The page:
Tuesday, April 14, 2009

Djembe Repair - Basic Drum Care ( Visual Tutorial )

About six years ago, an old friend and I picked up cousin djembes while on a trip to Erie, PA. I used mine on occasion, but for the last few years it has been neglected. It turns out that through three or four moves, exposure to heat and general drum loneliness, my djembe was in an unhappy state. The head had dried and cracked in the middle. The body was scratched and had bits of cobweb inside.

What happens to goat skin after heat and neglect.

Recently I've been reading about some drum circles in the area and decided to check in on the status of my drum. I knew I needed a new head and generally how to go about replacing it, but needed details. I found a nice set of instructions over at Hawk Dancing and went to work.

First I found the end of the rope, which was at the end of the drum handle and began to unweave. I would suggest that anyone who ventures into this pay close attention to how your rope is woven for the handle and tuning rows.

My poor djembe with the rope unwoven and the head removed.

Next I wiped down the drum with a clean cloth and prepped the playing edge for re-heading by applying and rubbing in few coats of beeswax. From my inspection of the drum, it seems that this step was skipped originally. I'm hoping this will improve the sound once I'm all finished.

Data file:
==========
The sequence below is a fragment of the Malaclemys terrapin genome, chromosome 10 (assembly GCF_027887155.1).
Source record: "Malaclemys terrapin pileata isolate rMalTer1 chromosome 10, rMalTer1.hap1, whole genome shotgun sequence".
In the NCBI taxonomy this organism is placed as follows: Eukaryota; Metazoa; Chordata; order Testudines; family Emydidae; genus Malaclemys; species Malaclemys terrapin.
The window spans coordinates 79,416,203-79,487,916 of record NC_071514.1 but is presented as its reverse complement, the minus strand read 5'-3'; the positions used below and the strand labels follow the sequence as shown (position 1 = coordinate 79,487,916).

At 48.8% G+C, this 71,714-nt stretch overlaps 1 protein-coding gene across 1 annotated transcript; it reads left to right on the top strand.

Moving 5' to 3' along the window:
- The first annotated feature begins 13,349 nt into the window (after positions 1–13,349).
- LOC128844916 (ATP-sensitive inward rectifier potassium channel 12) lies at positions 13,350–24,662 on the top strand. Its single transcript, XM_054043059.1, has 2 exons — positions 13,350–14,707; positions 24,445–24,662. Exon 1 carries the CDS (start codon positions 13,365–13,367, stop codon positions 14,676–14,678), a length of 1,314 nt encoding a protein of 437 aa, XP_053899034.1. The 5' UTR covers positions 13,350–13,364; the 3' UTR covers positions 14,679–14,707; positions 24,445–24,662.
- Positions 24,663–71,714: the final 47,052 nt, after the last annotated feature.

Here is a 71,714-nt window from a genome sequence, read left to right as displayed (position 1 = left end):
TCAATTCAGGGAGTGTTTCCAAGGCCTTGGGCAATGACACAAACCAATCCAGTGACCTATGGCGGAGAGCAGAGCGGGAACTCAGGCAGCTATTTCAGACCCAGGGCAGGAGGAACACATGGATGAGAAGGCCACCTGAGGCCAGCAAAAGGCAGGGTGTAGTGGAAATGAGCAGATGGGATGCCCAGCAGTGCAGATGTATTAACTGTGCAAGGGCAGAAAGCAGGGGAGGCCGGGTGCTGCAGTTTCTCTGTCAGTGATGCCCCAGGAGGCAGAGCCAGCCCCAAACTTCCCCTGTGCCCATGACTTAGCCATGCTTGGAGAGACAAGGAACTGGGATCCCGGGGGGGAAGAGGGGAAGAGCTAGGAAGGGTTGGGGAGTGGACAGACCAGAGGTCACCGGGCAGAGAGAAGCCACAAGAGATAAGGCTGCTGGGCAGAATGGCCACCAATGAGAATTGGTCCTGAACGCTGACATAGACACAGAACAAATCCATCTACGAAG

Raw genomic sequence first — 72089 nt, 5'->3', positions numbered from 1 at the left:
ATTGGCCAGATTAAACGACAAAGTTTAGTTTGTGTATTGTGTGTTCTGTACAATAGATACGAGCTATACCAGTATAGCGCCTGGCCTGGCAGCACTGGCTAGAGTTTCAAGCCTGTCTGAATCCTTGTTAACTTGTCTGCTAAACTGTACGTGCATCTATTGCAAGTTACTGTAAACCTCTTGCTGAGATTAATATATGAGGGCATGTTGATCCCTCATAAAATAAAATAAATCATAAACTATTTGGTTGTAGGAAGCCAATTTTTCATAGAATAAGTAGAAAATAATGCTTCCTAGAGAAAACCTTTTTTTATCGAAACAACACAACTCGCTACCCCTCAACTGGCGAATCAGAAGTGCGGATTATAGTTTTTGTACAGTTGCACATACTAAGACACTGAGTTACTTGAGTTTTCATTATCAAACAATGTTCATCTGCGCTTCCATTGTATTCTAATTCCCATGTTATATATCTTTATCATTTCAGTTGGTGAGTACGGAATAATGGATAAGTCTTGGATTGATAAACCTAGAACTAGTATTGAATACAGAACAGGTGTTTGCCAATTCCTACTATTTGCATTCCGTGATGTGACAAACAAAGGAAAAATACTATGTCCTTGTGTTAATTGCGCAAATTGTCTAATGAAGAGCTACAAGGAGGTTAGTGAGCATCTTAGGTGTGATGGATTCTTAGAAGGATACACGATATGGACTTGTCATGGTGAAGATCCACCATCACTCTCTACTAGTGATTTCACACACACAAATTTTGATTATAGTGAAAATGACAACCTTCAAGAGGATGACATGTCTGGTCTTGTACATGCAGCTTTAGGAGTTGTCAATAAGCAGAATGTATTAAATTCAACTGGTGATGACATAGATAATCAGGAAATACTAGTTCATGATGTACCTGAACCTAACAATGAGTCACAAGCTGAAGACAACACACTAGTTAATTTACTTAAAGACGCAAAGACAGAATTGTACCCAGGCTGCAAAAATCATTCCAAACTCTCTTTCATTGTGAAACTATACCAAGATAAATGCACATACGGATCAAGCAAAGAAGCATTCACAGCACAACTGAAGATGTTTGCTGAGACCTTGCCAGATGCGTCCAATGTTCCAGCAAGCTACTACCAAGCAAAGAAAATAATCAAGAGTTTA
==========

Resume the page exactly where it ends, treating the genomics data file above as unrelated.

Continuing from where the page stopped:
Finally, I used my Ultimate Beeswax Polish to breath some new life into the wood djembe body. I have to say the combination of the wood, beeswax and lavender oil makes this drum smell amazing! The polish also diminished most of the scratching and left a nice satin finish on my wood. Now I just have to get a new goat skin drum head and get ready for Part II.

1 comment:

  1. Next time you rehead, it really looks like you could round the rim of the shell. The rough shape should resemble the profile of the thumb. The inside should have a small profile, perhaps a 1/4" radius, with a much larger rounding on the outside. Yours looks to mainly need attention on the inner rim.

    That is an interesting method of securing the bottom "ring". How does that hold up under tension? Probably fine with just a bit of extra tuning in the beginning.

    Now, don't neglect your baby again!